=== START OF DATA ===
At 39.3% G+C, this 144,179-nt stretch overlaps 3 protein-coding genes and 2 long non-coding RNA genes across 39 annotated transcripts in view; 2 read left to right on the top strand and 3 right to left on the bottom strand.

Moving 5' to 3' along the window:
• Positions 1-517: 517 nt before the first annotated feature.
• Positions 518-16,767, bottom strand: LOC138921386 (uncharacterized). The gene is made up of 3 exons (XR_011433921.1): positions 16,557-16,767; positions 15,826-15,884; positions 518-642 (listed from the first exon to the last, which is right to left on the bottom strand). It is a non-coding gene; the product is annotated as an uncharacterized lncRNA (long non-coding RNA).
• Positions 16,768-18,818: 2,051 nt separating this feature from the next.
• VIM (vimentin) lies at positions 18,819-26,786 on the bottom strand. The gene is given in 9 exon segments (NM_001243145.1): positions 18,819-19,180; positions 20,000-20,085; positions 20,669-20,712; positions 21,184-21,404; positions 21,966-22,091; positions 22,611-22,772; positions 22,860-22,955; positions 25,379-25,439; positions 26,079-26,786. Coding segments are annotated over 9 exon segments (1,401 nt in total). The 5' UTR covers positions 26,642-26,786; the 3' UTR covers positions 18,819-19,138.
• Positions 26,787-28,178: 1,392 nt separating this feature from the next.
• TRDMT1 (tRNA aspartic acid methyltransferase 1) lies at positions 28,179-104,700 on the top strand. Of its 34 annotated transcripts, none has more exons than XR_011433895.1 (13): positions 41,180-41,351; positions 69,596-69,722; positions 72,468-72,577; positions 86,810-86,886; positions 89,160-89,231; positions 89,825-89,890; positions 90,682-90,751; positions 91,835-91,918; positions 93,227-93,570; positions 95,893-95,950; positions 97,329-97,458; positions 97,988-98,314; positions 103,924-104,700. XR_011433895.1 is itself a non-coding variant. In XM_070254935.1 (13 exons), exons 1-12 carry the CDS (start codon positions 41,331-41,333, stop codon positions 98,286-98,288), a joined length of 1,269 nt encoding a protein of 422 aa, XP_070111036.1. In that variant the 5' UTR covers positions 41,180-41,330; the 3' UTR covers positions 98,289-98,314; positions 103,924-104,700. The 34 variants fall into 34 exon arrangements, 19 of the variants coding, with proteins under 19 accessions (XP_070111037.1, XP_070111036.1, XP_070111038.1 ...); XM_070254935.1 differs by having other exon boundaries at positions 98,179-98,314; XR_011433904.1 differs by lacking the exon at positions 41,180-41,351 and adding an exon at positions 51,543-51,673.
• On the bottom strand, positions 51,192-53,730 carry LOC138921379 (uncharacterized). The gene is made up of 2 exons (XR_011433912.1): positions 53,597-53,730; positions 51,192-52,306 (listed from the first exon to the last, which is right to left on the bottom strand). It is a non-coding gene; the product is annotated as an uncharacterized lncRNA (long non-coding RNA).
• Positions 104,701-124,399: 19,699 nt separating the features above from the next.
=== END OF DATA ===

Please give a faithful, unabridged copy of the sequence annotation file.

At 39.3% G+C, this 144,179-nt stretch overlaps 3 protein-coding genes and 2 long non-coding RNA genes across 39 annotated transcripts in view; 2 read left to right on the top strand and 3 right to left on the bottom strand.

Moving 5' to 3' along the window:
• Positions 1-517: 517 nt before the first annotated feature.
• Positions 518-16,767, bottom strand: LOC138921386 (uncharacterized). The gene is made up of 3 exons (XR_011433921.1): positions 16,557-16,767; positions 15,826-15,884; positions 518-642 (listed from the first exon to the last, which is right to left on the bottom strand). It is a non-coding gene; the product is annotated as an uncharacterized lncRNA (long non-coding RNA).
• Positions 16,768-18,818: 2,051 nt separating this feature from the next.
• VIM (vimentin) lies at positions 18,819-26,786 on the bottom strand. The gene is given in 9 exon segments (NM_001243145.1): positions 18,819-19,180; positions 20,000-20,085; positions 20,669-20,712; positions 21,184-21,404; positions 21,966-22,091; positions 22,611-22,772; positions 22,860-22,955; positions 25,379-25,439; positions 26,079-26,786. Coding segments are annotated over 9 exon segments (1,401 nt in total). The 5' UTR covers positions 26,642-26,786; the 3' UTR covers positions 18,819-19,138.
• Positions 26,787-28,178: 1,392 nt separating this feature from the next.
• TRDMT1 (tRNA aspartic acid methyltransferase 1) lies at positions 28,179-104,700 on the top strand. Of its 34 annotated transcripts, none has more exons than XR_011433895.1 (13): positions 41,180-41,351; positions 69,596-69,722; positions 72,468-72,577; positions 86,810-86,886; positions 89,160-89,231; positions 89,825-89,890; positions 90,682-90,751; positions 91,835-91,918; positions 93,227-93,570; positions 95,893-95,950; positions 97,329-97,458; positions 97,988-98,314; positions 103,924-104,700. XR_011433895.1 is itself a non-coding variant. In XM_070254935.1 (13 exons), exons 1-12 carry the CDS (start codon positions 41,331-41,333, stop codon positions 98,286-98,288), a joined length of 1,269 nt encoding a protein of 422 aa, XP_070111036.1. In that variant the 5' UTR covers positions 41,180-41,330; the 3' UTR covers positions 98,289-98,314; positions 103,924-104,700. The 34 variants fall into 34 exon arrangements, 19 of the variants coding, with proteins under 19 accessions (XP_070111037.1, XP_070111036.1, XP_070111038.1 ...); XM_070254935.1 differs by having other exon boundaries at positions 98,179-98,314; XR_011433904.1 differs by lacking the exon at positions 41,180-41,351 and adding an exon at positions 51,543-51,673.
• On the bottom strand, positions 51,192-53,730 carry LOC138921379 (uncharacterized). The gene is made up of 2 exons (XR_011433912.1): positions 53,597-53,730; positions 51,192-52,306 (listed from the first exon to the last, which is right to left on the bottom strand). It is a non-coding gene; the product is annotated as an uncharacterized lncRNA (long non-coding RNA).
• Positions 104,701-124,399: 19,699 nt separating the features above from the next.